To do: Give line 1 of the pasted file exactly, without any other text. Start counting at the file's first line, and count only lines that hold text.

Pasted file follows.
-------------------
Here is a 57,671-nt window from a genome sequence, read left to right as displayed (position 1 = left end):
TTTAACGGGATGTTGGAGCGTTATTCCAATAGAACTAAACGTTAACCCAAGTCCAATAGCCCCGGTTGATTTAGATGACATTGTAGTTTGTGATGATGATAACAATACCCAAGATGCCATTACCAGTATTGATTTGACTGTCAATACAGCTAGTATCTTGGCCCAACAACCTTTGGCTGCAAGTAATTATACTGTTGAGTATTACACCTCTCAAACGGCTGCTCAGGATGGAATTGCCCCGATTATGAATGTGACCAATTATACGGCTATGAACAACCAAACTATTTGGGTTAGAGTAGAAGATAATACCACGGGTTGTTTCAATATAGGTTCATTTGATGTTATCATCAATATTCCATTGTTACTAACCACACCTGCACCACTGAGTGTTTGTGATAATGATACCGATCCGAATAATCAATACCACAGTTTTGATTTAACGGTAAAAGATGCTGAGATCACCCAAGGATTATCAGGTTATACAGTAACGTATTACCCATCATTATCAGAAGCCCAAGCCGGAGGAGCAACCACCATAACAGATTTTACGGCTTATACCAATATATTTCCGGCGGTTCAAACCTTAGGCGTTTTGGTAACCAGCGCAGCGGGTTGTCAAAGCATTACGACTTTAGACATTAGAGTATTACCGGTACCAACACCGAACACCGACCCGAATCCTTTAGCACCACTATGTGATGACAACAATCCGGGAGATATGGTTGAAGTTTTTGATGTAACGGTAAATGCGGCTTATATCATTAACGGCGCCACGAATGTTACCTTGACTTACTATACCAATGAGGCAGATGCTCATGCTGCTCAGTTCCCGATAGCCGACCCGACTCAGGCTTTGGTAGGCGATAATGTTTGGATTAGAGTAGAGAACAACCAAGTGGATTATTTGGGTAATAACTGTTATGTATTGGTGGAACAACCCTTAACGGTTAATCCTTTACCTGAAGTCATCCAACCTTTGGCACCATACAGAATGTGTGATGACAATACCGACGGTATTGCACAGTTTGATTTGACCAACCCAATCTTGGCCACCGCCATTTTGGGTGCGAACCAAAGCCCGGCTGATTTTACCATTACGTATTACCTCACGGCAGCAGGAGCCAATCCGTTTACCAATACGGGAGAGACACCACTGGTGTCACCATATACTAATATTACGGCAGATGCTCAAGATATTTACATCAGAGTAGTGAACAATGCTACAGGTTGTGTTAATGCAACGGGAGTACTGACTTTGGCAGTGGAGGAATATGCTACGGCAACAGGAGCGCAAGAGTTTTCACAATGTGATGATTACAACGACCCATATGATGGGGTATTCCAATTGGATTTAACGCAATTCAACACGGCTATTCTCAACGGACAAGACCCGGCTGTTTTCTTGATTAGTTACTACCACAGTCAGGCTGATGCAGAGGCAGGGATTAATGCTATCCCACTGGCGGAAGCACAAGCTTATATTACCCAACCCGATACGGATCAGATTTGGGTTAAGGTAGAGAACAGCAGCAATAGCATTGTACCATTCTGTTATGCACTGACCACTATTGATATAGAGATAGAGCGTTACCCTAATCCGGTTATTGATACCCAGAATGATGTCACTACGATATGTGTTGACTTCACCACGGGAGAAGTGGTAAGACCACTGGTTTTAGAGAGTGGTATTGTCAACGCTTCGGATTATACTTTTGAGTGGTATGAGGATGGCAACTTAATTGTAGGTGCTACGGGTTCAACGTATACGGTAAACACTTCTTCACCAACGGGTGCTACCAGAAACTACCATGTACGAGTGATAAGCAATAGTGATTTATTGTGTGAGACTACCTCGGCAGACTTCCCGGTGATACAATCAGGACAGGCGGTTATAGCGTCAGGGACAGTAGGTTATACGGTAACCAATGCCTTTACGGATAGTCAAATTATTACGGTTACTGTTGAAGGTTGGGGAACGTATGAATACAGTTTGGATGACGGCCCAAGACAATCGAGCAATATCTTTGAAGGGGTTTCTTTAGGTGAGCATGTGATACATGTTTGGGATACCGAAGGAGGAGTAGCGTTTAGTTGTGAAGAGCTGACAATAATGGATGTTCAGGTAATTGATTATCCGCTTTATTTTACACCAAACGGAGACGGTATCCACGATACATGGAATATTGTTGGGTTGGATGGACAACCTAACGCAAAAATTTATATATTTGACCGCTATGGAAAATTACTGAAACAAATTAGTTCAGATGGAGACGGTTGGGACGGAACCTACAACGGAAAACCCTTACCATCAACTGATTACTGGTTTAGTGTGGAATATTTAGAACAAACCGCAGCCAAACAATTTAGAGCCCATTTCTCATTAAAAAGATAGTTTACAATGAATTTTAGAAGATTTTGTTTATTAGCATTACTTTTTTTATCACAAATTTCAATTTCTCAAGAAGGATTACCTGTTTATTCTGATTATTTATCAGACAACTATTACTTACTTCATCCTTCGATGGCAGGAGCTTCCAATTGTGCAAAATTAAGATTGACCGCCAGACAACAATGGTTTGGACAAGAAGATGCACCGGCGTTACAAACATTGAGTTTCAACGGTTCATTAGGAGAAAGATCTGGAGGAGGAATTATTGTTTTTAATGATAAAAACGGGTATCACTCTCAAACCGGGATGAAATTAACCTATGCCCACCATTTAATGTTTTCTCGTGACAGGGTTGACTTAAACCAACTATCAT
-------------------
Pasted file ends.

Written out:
Here is a 57,671-nt window from a genome sequence, read left to right as displayed (position 1 = left end):